âA Special Report from Victor Marchione, MD
Talk of omega-3 fatty acids relieving depression has gone on for years now. A new study has arrived that says using omega-3 supplements is effective among patients with major depression. The study, published in the “Journal of Clinical Psychiatry,” is the largest one ever conducted on these healthy fats and the treatment of major depression.
Initially, the research couldn’t clearly tell if omega-3s were effective for all patients. But other analyses revealed that the fatty acid improved depression symptoms in patients diagnosed with depression — but who did not have an anxiety disorder. These patients derived roughly as much benefit from omega-3s as they would from taking antidepressant drugs.
So let’s get to the study details. From October 2005 to January 2009, 432 male and female participants with major depression were recruited to take part. Then, for two months, half of the participants took three capsules per day (1,050 mg in all) of fish oil that was high in “eicosapentaenoic acid” (EPA), which is a strong omega-3. The other half took three identical capsules of a placebo consisting mostly of sunflower oil.
This study included many patients who had complex, difficult-to-treat conditions. This includes patients resistant to antidepressants as well as those suffering from an anxiety disorder. The aim was to assess the value of omega-3s in the same sort of patients treated in outpatient clinics. They found direct evidence that the EPA-rich supplements improved symptoms in people with depression but without anxiety. The researchers call the results encouraging, and say that more studies that compare omega-3s with antidepressant drugs could lead to a clear picture.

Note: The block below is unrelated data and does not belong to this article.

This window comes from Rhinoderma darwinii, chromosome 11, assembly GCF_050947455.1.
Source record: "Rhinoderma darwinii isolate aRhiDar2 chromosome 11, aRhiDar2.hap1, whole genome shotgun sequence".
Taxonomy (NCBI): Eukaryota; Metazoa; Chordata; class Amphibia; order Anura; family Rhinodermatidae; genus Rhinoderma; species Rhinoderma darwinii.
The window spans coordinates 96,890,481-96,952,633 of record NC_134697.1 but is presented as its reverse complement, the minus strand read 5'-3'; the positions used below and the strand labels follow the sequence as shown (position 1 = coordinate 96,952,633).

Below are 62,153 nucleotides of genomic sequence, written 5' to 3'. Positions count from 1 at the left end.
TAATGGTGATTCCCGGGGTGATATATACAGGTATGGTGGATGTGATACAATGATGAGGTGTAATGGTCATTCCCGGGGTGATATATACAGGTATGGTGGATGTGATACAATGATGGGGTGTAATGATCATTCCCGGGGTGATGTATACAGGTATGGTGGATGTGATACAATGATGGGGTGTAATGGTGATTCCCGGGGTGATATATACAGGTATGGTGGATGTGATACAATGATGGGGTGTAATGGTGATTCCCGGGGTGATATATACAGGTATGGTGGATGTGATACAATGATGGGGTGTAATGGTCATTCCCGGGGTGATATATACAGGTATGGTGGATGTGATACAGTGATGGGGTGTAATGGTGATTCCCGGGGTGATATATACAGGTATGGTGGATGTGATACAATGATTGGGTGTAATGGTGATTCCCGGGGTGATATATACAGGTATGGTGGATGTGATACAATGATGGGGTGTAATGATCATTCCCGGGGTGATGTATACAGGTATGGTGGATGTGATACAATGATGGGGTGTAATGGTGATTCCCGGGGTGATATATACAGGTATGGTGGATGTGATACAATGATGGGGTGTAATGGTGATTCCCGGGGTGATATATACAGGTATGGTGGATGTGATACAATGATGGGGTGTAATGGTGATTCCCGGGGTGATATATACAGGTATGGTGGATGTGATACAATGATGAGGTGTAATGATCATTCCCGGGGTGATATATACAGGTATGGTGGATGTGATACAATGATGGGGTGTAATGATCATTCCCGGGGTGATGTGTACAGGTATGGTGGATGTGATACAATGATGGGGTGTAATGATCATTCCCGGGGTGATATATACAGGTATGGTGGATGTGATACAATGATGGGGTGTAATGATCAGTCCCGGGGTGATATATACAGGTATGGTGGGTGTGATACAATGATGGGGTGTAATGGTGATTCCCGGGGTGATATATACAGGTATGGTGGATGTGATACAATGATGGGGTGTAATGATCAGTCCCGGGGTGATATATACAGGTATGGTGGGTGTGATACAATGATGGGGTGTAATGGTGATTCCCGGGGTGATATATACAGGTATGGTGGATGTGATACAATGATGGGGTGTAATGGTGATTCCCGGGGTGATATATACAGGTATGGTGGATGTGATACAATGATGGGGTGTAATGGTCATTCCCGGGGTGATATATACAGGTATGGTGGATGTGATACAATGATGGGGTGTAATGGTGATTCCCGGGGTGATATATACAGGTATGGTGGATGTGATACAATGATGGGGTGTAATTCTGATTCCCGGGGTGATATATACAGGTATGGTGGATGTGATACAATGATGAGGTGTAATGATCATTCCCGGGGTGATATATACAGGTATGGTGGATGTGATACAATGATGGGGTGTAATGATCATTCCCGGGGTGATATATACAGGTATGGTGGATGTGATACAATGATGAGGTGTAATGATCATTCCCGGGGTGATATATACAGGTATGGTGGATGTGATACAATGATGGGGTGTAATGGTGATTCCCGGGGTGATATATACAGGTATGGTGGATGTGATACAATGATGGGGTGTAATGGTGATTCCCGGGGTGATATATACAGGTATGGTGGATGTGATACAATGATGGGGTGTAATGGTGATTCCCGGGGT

About 11% of men and 16% of women in North America will suffer from major depression at some point in their lives. Depression, now the world’s fourth leading cause of disease and death, is expected to move up to the no. 2 spot by 2020. It remains very difficult to treat. Alternative remedies are gaining in popularity, because people stop taking their antidepressants or don’t want to start because of stigmatization or side effects.
Older studies have shown that a lack of polyunsaturated fats (like omega-3) can put you at risk for psychological disorders such as depression.